Sheep's bit

Sheep's bit by Alan Price




Scientific name: Jasione montana
With its fluffy-looking, light blue flower heads, sheep's-bit is a pretty plant of dry grassland, heaths and clifftops. Sometimes carpeting an area, it is popular with nectar-loving insects.

Species information


Height: up to 50cm

Conservation status


When to see

May to September


The rounded, blue flower heads of sheep's-bit (also called 'sheep's-bit scabious') can be found in dry, grassy places, such as heathland, grassland and clifftops. Most common near the sea, it can often be seen growing in large numbers, carpeting the ground from May to September. It is also a popular garden plant, especially for areas like rockeries, wild gardens and even old sinks - anywhere there is sandy, free-draining soil and plenty of sun.

How to identify

The flower heads of sheep's-bit are reminiscent of those of Devil's-bit scabious, but are far more rounded in shape and a lighter blue colour. A rosette of wavy-edged, hairy leaves can be seen at the base of the short stems.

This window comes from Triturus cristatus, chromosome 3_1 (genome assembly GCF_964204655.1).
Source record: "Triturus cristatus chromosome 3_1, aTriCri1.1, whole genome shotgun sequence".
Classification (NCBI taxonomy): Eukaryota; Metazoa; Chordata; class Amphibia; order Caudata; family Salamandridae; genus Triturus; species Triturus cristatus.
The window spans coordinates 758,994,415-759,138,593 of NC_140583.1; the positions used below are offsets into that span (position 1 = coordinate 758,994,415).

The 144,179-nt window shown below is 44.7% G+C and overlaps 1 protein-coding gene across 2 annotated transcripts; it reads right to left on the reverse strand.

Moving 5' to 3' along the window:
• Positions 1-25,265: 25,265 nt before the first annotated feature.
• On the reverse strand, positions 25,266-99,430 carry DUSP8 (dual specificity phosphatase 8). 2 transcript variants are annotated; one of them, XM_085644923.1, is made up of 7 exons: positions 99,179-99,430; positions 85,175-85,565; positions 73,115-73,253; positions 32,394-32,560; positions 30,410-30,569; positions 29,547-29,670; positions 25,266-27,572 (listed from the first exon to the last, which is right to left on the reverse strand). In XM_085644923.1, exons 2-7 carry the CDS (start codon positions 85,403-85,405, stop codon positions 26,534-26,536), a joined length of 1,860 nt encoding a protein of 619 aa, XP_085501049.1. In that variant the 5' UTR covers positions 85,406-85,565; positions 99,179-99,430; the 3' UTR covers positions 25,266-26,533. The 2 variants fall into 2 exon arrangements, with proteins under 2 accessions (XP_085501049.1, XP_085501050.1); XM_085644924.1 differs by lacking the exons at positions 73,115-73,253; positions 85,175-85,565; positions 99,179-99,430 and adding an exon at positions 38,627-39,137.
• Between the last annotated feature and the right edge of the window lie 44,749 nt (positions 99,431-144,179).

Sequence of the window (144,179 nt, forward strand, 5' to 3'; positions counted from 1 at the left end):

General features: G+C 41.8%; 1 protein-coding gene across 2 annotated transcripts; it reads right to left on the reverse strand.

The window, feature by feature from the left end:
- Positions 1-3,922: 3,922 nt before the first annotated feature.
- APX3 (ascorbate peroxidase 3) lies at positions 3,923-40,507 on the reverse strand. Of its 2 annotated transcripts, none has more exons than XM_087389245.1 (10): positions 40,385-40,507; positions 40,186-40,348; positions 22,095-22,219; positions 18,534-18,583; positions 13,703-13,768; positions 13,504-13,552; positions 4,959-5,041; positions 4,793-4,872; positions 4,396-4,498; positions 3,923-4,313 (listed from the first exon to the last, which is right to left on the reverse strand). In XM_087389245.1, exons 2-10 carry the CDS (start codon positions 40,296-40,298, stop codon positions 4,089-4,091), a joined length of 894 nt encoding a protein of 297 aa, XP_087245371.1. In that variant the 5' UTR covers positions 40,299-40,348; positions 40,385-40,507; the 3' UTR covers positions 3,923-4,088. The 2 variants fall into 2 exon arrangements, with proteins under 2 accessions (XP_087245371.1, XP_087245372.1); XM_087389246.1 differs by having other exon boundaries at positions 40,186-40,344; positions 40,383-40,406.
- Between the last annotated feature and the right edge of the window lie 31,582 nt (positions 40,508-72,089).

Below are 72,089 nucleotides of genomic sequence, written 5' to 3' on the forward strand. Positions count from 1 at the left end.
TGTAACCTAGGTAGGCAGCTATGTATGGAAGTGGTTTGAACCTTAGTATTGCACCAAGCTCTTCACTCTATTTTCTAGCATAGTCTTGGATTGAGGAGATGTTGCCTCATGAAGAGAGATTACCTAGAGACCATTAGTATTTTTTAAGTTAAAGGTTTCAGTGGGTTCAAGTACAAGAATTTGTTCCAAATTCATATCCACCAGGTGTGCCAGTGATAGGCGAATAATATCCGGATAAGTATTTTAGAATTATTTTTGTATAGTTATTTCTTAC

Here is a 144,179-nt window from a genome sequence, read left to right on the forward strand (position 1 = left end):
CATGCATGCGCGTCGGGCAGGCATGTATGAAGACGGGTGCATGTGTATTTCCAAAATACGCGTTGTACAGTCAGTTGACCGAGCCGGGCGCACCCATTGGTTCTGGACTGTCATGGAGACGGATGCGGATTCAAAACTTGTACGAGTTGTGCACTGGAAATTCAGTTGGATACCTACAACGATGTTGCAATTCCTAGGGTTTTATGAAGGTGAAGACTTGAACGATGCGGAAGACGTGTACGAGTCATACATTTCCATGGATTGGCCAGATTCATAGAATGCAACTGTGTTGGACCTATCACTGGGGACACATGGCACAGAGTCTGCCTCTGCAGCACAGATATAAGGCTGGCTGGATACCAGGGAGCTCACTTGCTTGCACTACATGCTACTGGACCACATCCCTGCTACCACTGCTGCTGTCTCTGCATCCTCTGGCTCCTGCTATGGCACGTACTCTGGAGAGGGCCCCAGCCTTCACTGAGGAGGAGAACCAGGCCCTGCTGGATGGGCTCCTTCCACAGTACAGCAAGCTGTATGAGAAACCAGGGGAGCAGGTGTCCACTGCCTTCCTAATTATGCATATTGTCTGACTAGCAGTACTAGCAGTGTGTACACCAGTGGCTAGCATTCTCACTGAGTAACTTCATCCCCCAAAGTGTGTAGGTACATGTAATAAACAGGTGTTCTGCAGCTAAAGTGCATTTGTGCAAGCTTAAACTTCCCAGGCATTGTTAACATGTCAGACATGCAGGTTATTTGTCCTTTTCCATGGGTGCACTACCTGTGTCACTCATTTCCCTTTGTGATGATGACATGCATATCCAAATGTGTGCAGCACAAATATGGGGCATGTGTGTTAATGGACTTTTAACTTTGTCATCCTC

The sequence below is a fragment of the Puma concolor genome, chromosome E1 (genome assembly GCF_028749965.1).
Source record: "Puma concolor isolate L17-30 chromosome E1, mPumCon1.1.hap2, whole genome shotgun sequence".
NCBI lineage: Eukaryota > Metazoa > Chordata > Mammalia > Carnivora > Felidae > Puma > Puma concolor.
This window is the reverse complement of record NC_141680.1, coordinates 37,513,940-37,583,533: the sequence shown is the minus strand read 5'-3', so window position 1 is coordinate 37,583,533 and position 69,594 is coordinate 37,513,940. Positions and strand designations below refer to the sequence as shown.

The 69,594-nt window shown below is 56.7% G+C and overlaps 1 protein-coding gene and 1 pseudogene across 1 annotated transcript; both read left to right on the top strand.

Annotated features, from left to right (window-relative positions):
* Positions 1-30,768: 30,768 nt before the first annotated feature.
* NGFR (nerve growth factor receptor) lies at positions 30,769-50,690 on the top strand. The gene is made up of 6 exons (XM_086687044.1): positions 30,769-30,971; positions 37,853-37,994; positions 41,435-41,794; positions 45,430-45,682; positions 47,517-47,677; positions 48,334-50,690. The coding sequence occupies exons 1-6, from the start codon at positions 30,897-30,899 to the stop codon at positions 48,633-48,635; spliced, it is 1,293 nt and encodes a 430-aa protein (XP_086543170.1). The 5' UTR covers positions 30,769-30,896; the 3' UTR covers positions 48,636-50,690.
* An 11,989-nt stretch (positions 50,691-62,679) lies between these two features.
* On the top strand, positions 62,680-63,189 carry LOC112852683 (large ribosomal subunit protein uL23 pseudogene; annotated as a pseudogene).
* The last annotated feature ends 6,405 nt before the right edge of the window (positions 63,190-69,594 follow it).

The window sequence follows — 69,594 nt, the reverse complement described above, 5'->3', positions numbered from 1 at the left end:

Found throughout the UK, but particularly common in Wales.

Did you know?

Like many of our wildflowers, sheep's-bit is highly visible under ultraviolet (UV) light, making it attractive to pollinating insects that can see a different spectrum of light to us. The patterns and colours they see on the petals guide them to the nectar and pollen.

The Wildlife Trusts manage many grassland and coastal habitats sympathetically for the benefit of all kinds of wildlife. Careful grazing with traditional breeds, hay-cutting at the right time and scrub clearance are just some of the ways these habitats are kept in good condition.